Aug. 31, 2014 SIGN IN | REGISTER

DCCC Turns to Mook’s Ground Game for Fall

Second in a series of profiles of committee independent expenditure directors.

Democratic operative Robby Mook’s entry into politics was a little dirty.

“I remember standing in front of the dump for hours,” Mook recalled. “Everyone takes their trash to the dump in Vermont, so that’s where you campaign.”

From a dump in Vermont to high-stakes presidential primaries to a top-tier Senate race, Mook has built his career by being in the middle of some of the biggest political battles in the country.

This cycle he’s in a critical position to help Democrats as they try to keep control of the House of Representatives.

Last week, the Democratic Congressional Campaign Committee reserved $28 million in TV ad time to defend 40 districts. Because of campaign finance law, that money will be spent in independent expenditures, an effort Mook will direct.

You wouldn’t expect a party to put a 30-year-old in charge of tens of millions of dollars — the DCCC spent $75 million in IE money last cycle, according to the Campaign Finance Institute — but Democratic strategists believe Mook has the experience and the temperament for the job.

The son of a physics professor and a hospital administrator, Mook grew up in Sharon, Vt. Technically, he was born in New Hampshire (because that’s where the nearest hospital was located), and ties to both states have come in handy.

It seems like politics has always been a part of Mook’s life, whether attending a rally for Bill Clinton in Burlington as a middle-school student or organizing a phone bank for the president four years later.

In ninth grade, Mook auditioned for the school play, and the head of the theater department also happened to be a state legislator running for re-election.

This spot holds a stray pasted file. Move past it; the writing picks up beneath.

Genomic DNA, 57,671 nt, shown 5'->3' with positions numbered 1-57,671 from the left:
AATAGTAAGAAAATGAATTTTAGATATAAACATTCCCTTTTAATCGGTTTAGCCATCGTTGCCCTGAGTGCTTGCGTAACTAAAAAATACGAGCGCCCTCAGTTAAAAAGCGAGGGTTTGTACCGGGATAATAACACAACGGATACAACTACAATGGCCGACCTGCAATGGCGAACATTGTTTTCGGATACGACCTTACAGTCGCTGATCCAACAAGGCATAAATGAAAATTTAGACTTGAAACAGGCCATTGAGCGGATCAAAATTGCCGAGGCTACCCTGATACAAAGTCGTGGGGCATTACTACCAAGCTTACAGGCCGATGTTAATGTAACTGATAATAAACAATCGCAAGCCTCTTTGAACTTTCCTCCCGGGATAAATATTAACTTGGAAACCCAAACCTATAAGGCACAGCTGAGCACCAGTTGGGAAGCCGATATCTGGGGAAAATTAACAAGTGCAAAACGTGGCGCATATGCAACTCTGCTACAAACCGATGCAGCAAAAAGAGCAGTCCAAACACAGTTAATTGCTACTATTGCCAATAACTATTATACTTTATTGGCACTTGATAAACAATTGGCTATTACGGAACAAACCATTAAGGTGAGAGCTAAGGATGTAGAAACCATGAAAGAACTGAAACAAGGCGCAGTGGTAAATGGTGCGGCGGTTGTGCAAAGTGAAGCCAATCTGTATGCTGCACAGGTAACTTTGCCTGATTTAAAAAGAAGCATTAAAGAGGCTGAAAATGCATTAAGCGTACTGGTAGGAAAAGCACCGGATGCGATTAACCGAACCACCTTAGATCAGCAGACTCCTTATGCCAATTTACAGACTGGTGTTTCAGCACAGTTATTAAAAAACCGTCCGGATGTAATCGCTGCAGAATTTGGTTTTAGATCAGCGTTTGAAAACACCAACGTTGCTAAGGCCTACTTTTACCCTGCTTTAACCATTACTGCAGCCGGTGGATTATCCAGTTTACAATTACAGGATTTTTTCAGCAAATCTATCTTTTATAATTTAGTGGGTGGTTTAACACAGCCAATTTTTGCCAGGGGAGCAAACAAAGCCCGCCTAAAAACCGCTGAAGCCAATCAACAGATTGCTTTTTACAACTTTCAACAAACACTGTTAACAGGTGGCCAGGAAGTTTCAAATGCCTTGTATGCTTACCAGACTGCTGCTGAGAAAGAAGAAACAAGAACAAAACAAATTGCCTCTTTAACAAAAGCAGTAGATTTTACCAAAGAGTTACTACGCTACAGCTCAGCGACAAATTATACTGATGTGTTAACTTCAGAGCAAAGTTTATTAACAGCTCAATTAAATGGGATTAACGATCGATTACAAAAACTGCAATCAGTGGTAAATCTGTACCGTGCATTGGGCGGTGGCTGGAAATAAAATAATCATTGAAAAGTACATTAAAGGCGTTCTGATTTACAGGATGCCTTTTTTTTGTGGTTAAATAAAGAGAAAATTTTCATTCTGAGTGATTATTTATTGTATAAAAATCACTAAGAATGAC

“It was one of the funniest auditions I had ever seen,” former state Rep. Matt Dunne said in a recent phone interview from Vermont, where he is running for governor as a Democrat.

Mook secured a role in “The Imaginary Invalid,” a French comedy by Moliére, and volunteered for Dunne in his spare time.

“Robby was clearly more interested in my campaign than in the play,” Dunne said. “We had a little sense there was a political gene in him.”

After high school, Mook went off to Columbia University, where he studied the classics because he always wanted to read Greek. He didn’t take a single political science course in college, but he continued learning politics during the summers.

As Dunne climbed the political ladder, he hired Mook as the first paid staffer for Vermont House Democrats before Mook had even finished his undergraduate degree. But it wasn’t an easy time as Democrats lost their majority.

After college, Mook worked as field director for Vermont Democrats’ coordinated campaign in 2002, another tough year in which Republicans took over the governorship after five terms of Howard Dean (D). But Mook followed the former governor onto the national political scene when Dean launched his presidential bid.

Mook started as Dean’s deputy field director in New Hampshire, where he finished second to Sen. John Kerry (D-Mass.), and then shifted to Wisconsin, where the former governor finished third.

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